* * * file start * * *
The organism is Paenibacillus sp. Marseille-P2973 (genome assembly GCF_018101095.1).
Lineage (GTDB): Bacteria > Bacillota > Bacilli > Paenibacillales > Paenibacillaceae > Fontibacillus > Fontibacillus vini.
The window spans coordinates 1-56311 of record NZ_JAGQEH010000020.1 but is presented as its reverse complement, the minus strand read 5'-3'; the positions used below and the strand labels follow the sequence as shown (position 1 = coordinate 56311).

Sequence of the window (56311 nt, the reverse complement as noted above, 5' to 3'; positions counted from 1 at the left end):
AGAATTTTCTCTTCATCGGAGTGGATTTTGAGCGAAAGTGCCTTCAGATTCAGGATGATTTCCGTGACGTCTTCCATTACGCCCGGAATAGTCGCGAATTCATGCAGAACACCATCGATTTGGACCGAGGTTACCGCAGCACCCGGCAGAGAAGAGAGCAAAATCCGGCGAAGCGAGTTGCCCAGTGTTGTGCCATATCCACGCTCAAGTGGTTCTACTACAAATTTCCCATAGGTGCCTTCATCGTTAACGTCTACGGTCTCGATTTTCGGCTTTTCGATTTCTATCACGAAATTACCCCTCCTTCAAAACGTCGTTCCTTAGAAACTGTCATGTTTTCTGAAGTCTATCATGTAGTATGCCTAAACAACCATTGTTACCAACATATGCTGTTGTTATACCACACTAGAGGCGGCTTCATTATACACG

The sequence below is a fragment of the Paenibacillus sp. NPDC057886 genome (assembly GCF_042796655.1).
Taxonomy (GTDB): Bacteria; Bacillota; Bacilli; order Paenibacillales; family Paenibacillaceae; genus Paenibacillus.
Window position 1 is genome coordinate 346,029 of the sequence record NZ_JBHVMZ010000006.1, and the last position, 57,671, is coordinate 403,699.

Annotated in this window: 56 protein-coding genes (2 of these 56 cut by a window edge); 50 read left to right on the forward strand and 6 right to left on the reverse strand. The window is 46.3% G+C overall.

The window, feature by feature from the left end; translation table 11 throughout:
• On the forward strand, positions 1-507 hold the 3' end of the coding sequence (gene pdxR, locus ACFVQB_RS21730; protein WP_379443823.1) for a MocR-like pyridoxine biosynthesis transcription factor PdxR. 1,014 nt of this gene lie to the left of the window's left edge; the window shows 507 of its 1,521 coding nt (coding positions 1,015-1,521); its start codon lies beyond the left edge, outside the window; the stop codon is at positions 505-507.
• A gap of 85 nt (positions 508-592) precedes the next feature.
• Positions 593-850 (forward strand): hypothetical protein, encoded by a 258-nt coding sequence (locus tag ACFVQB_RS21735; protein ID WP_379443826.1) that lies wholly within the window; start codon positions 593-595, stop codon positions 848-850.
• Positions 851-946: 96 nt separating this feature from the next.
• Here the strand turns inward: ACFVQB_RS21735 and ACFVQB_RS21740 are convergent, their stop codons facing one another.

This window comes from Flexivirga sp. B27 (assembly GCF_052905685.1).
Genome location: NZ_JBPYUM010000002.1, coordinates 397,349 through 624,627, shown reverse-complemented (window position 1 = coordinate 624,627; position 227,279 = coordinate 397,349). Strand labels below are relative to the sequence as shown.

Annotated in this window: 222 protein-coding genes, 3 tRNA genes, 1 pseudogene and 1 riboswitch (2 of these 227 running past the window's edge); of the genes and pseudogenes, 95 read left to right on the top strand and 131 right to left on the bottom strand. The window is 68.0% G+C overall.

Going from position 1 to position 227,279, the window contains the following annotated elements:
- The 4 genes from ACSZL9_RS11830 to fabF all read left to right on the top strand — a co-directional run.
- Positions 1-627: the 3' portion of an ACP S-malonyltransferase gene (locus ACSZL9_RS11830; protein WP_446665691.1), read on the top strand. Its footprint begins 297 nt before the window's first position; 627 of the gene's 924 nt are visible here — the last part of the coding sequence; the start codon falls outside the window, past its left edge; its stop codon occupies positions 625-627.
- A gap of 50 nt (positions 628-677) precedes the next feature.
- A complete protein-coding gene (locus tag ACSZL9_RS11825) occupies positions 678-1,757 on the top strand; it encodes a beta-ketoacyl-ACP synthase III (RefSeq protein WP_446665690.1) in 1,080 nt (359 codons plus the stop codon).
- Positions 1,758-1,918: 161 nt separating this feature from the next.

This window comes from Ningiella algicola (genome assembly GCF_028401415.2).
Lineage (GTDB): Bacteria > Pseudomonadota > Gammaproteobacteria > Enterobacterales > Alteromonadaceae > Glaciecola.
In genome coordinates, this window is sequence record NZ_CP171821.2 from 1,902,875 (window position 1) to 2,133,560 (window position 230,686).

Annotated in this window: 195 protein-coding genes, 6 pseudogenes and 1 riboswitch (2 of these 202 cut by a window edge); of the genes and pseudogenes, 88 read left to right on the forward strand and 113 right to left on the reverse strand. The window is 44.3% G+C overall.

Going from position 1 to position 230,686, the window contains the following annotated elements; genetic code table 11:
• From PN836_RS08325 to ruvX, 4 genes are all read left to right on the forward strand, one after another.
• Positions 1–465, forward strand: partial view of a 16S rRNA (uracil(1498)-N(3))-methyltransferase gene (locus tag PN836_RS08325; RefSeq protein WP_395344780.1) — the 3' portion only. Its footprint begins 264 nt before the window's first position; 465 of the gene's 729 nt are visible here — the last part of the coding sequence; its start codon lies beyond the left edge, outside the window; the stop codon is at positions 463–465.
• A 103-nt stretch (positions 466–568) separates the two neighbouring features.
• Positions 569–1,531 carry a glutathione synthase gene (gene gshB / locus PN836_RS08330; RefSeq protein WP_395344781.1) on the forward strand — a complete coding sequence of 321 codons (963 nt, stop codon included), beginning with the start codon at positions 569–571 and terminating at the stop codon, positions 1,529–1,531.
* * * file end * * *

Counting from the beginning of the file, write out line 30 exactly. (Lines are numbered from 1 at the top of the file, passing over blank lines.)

• From PN836_RS08325 to ruvX, 4 genes are all read left to right on the forward strand, one after another.